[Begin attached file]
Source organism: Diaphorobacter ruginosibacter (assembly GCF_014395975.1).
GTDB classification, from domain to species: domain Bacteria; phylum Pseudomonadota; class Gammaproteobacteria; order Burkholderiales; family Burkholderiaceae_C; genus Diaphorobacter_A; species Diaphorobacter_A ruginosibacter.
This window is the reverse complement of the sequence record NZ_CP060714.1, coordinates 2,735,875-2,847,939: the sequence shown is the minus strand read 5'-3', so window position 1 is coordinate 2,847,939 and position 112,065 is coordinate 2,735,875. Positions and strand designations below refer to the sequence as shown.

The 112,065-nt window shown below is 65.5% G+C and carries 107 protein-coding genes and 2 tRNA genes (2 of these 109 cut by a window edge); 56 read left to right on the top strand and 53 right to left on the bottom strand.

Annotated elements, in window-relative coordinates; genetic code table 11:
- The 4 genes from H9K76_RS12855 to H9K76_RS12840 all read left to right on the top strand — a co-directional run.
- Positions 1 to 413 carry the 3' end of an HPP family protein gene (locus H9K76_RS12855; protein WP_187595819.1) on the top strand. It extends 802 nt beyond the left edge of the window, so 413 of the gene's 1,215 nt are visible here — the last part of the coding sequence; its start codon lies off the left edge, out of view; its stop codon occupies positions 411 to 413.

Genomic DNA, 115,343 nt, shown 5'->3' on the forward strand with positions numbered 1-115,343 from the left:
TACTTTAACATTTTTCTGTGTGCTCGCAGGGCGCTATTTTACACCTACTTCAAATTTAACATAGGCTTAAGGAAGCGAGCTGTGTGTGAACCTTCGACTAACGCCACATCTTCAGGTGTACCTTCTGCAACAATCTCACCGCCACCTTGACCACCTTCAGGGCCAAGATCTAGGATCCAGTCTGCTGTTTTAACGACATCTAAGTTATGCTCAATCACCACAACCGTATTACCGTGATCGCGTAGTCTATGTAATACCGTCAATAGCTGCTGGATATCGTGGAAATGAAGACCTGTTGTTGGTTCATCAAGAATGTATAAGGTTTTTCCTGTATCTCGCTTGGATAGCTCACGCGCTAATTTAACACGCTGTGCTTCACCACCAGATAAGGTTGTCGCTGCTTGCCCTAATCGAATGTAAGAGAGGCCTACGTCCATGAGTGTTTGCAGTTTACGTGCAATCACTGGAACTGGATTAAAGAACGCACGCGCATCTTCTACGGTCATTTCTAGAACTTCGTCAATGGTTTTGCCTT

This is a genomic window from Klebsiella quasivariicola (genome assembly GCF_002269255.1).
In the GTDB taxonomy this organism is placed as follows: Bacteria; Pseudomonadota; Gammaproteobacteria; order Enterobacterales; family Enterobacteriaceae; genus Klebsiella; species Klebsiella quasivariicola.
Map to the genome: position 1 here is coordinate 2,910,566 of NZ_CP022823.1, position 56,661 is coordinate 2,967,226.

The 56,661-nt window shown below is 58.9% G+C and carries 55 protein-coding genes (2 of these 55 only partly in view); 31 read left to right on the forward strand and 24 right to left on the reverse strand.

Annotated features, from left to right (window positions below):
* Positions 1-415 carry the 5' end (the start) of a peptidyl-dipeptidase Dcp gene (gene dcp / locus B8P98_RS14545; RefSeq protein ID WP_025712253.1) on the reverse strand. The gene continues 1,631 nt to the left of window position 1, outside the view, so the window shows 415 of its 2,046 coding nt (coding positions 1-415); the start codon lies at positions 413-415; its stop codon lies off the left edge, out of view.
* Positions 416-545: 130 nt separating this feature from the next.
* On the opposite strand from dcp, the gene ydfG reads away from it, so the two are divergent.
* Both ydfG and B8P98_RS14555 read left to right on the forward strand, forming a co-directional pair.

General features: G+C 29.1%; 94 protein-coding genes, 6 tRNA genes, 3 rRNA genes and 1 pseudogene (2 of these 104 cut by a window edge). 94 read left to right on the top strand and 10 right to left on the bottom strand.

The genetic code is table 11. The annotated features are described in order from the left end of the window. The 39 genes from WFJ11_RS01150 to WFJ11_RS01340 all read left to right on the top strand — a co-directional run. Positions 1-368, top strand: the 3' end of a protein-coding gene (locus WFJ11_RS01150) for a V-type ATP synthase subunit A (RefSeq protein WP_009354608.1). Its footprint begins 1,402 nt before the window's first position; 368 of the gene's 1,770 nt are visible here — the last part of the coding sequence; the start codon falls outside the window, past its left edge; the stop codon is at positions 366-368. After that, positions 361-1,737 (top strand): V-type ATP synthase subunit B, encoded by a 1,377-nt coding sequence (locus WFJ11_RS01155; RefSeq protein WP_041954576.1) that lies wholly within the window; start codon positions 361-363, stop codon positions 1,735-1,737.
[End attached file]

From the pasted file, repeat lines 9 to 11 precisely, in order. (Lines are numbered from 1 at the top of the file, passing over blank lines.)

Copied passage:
TACTTTAACATTTTTCTGTGTGCTCGCAGGGCGCTATTTTACACCTACTTCAAATTTAACATAGGCTTAAGGAAGCGAGCTGTGTGTGAACCTTCGACTAACGCCACATCTTCAGGTGTACCTTCTGCAACAATCTCACCGCCACCTTGACCACCTTCAGGGCCAAGATCTAGGATCCAGTCTGCTGTTTTAACGACATCTAAGTTATGCTCAATCACCACAACCGTATTACCGTGATCGCGTAGTCTATGTAATACCGTCAATAGCTGCTGGATATCGTGGAAATGAAGACCTGTTGTTGGTTCATCAAGAATGTATAAGGTTTTTCCTGTATCTCGCTTGGATAGCTCACGCGCTAATTTAACACGCTGTGCTTCACCACCAGATAAGGTTGTCGCTGCTTGCCCTAATCGAATGTAAGAGAGGCCTACGTCCATGAGTGTTTGCAGTTTACGTGCAATCACTGGAACTGGATTAAAGAACGCACGCGCATCTTCTACGGTCATTTCTAGAACTTCGTCAATGGTTTTGCCTT

This is a genomic window from Klebsiella quasivariicola (genome assembly GCF_002269255.1).
In the GTDB taxonomy this organism is placed as follows: Bacteria; Pseudomonadota; Gammaproteobacteria; order Enterobacterales; family Enterobacteriaceae; genus Klebsiella; species Klebsiella quasivariicola.